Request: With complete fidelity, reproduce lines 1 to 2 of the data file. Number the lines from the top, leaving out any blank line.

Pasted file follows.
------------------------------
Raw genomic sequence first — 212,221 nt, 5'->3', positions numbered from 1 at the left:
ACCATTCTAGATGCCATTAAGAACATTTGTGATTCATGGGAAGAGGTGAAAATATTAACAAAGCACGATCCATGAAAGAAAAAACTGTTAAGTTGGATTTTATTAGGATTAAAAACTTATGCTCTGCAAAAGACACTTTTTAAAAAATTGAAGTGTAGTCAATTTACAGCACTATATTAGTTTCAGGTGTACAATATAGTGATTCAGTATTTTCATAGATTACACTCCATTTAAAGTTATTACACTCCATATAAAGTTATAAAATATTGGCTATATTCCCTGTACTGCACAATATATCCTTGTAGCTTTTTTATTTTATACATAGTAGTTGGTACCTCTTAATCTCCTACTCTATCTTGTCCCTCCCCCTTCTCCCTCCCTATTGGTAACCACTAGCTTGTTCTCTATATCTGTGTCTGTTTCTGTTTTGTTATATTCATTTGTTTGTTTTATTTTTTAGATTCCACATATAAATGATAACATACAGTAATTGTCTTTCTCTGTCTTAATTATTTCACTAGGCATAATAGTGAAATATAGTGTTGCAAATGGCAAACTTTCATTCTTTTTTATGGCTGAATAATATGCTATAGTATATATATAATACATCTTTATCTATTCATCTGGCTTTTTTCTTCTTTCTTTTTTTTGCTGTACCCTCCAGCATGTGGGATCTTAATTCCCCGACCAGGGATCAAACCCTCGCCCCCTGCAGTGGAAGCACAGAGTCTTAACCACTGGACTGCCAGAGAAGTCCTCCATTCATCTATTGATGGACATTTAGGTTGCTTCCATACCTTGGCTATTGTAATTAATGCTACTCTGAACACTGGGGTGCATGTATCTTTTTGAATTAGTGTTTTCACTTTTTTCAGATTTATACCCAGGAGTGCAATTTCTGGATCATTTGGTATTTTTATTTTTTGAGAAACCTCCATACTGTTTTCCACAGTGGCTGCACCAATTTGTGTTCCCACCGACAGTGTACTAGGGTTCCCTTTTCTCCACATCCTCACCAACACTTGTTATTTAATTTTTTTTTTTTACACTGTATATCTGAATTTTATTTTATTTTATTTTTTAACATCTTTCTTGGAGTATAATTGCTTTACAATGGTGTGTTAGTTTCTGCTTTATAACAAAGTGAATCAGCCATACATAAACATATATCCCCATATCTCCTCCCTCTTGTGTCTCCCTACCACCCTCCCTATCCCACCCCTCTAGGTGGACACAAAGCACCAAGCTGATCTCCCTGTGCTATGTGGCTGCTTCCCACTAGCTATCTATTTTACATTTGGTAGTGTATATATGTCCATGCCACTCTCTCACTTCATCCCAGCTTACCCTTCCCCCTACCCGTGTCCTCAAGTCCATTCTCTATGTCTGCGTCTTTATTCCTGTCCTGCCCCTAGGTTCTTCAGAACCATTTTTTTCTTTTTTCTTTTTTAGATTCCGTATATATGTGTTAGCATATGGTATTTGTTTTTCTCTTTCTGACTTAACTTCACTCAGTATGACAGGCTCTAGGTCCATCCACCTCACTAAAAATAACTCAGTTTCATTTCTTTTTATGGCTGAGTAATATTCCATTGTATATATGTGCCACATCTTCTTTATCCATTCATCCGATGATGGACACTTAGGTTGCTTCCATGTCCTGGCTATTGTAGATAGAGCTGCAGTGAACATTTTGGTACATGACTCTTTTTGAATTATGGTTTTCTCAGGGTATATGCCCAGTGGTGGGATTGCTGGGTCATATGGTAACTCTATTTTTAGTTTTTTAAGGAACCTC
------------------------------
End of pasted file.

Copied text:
Raw genomic sequence first — 212,221 nt, 5'->3', positions numbered from 1 at the left:
ACCATTCTAGATGCCATTAAGAACATTTGTGATTCATGGGAAGAGGTGAAAATATTAACAAAGCACGATCCATGAAAGAAAAAACTGTTAAGTTGGATTTTATTAGGATTAAAAACTTATGCTCTGCAAAAGACACTTTTTAAAAAATTGAAGTGTAGTCAATTTACAGCACTATATTAGTTTCAGGTGTACAATATAGTGATTCAGTATTTTCATAGATTACACTCCATTTAAAGTTATTACACTCCATATAAAGTTATAAAATATTGGCTATATTCCCTGTACTGCACAATATATCCTTGTAGCTTTTTTATTTTATACATAGTAGTTGGTACCTCTTAATCTCCTACTCTATCTTGTCCCTCCCCCTTCTCCCTCCCTATTGGTAACCACTAGCTTGTTCTCTATATCTGTGTCTGTTTCTGTTTTGTTATATTCATTTGTTTGTTTTATTTTTTAGATTCCACATATAAATGATAACATACAGTAATTGTCTTTCTCTGTCTTAATTATTTCACTAGGCATAATAGTGAAATATAGTGTTGCAAATGGCAAACTTTCATTCTTTTTTATGGCTGAATAATATGCTATAGTATATATATAATACATCTTTATCTATTCATCTGGCTTTTTTCTTCTTTCTTTTTTTTGCTGTACCCTCCAGCATGTGGGATCTTAATTCCCCGACCAGGGATCAAACCCTCGCCCCCTGCAGTGGAAGCACAGAGTCTTAACCACTGGACTGCCAGAGAAGTCCTCCATTCATCTATTGATGGACATTTAGGTTGCTTCCATACCTTGGCTATTGTAATTAATGCTACTCTGAACACTGGGGTGCATGTATCTTTTTGAATTAGTGTTTTCACTTTTTTCAGATTTATACCCAGGAGTGCAATTTCTGGATCATTTGGTATTTTTATTTTTTGAGAAACCTCCATACTGTTTTCCACAGTGGCTGCACCAATTTGTGTTCCCACCGACAGTGTACTAGGGTTCCCTTTTCTCCACATCCTCACCAACACTTGTTATTTAATTTTTTTTTTTTACACTGTATATCTGAATTTTATTTTATTTTATTTTTTAACATCTTTCTTGGAGTATAATTGCTTTACAATGGTGTGTTAGTTTCTGCTTTATAACAAAGTGAATCAGCCATACATAAACATATATCCCCATATCTCCTCCCTCTTGTGTCTCCCTACCACCCTCCCTATCCCACCCCTCTAGGTGGACACAAAGCACCAAGCTGATCTCCCTGTGCTATGTGGCTGCTTCCCACTAGCTATCTATTTTACATTTGGTAGTGTATATATGTCCATGCCACTCTCTCACTTCATCCCAGCTTACCCTTCCCCCTACCCGTGTCCTCAAGTCCATTCTCTATGTCTGCGTCTTTATTCCTGTCCTGCCCCTAGGTTCTTCAGAACCATTTTTTTCTTTTTTCTTTTTTAGATTCCGTATATATGTGTTAGCATATGGTATTTGTTTTTCTCTTTCTGACTTAACTTCACTCAGTATGACAGGCTCTAGGTCCATCCACCTCACTAAAAATAACTCAGTTTCATTTCTTTTTATGGCTGAGTAATATTCCATTGTATATATGTGCCACATCTTCTTTATCCATTCATCCGATGATGGACACTTAGGTTGCTTCCATGTCCTGGCTATTGTAGATAGAGCTGCAGTGAACATTTTGGTACATGACTCTTTTTGAATTATGGTTTTCTCAGGGTATATGCCCAGTGGTGGGATTGCTGGGTCATATGGTAACTCTATTTTTAGTTTTTTAAGGAACCTC